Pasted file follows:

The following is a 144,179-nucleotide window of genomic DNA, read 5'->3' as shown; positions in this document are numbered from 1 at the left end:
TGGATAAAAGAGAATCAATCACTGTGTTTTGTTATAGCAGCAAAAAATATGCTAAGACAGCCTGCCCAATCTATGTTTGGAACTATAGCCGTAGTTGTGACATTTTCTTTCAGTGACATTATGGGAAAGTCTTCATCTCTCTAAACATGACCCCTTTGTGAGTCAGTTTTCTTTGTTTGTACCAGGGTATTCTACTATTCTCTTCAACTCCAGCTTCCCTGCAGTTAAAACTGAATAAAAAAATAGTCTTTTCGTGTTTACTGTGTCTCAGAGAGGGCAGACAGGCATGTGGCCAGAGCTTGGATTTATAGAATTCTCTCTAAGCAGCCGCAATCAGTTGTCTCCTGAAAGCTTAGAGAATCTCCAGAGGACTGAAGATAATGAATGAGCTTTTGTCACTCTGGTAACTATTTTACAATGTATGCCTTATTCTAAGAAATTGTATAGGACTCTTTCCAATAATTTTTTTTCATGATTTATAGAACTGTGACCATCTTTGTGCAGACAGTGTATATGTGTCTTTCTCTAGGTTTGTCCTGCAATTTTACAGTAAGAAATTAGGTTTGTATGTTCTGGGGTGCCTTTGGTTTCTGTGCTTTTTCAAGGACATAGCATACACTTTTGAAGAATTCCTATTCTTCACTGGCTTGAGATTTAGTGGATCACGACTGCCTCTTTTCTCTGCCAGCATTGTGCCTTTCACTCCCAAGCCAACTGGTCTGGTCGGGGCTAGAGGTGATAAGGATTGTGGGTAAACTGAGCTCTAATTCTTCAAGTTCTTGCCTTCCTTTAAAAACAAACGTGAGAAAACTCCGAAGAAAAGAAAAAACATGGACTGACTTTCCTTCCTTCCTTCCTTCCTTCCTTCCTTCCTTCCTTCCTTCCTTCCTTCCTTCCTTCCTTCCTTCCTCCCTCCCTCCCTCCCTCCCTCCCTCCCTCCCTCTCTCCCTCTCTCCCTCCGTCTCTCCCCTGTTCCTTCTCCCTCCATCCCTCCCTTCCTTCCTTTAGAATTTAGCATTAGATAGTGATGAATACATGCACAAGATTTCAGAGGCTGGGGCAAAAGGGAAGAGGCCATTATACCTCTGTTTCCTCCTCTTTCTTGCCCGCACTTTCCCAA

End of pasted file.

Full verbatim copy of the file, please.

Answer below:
The following is a 144,179-nucleotide window of genomic DNA, read 5'->3' as shown; positions in this document are numbered from 1 at the left end:
TGGATAAAAGAGAATCAATCACTGTGTTTTGTTATAGCAGCAAAAAATATGCTAAGACAGCCTGCCCAATCTATGTTTGGAACTATAGCCGTAGTTGTGACATTTTCTTTCAGTGACATTATGGGAAAGTCTTCATCTCTCTAAACATGACCCCTTTGTGAGTCAGTTTTCTTTGTTTGTACCAGGGTATTCTACTATTCTCTTCAACTCCAGCTTCCCTGCAGTTAAAACTGAATAAAAAAATAGTCTTTTCGTGTTTACTGTGTCTCAGAGAGGGCAGACAGGCATGTGGCCAGAGCTTGGATTTATAGAATTCTCTCTAAGCAGCCGCAATCAGTTGTCTCCTGAAAGCTTAGAGAATCTCCAGAGGACTGAAGATAATGAATGAGCTTTTGTCACTCTGGTAACTATTTTACAATGTATGCCTTATTCTAAGAAATTGTATAGGACTCTTTCCAATAATTTTTTTTCATGATTTATAGAACTGTGACCATCTTTGTGCAGACAGTGTATATGTGTCTTTCTCTAGGTTTGTCCTGCAATTTTACAGTAAGAAATTAGGTTTGTATGTTCTGGGGTGCCTTTGGTTTCTGTGCTTTTTCAAGGACATAGCATACACTTTTGAAGAATTCCTATTCTTCACTGGCTTGAGATTTAGTGGATCACGACTGCCTCTTTTCTCTGCCAGCATTGTGCCTTTCACTCCCAAGCCAACTGGTCTGGTCGGGGCTAGAGGTGATAAGGATTGTGGGTAAACTGAGCTCTAATTCTTCAAGTTCTTGCCTTCCTTTAAAAACAAACGTGAGAAAACTCCGAAGAAAAGAAAAAACATGGACTGACTTTCCTTCCTTCCTTCCTTCCTTCCTTCCTTCCTTCCTTCCTTCCTTCCTTCCTTCCTTCCTTCCTTCCTCCCTCCCTCCCTCCCTCCCTCCCTCCCTCCCTCTCTCCCTCTCTCCCTCCGTCTCTCCCCTGTTCCTTCTCCCTCCATCCCTCCCTTCCTTCCTTTAGAATTTAGCATTAGATAGTGATGAATACATGCACAAGATTTCAGAGGCTGGGGCAAAAGGGAAGAGGCCATTATACCTCTGTTTCCTCCTCTTTCTTGCCCGCACTTTCCCAA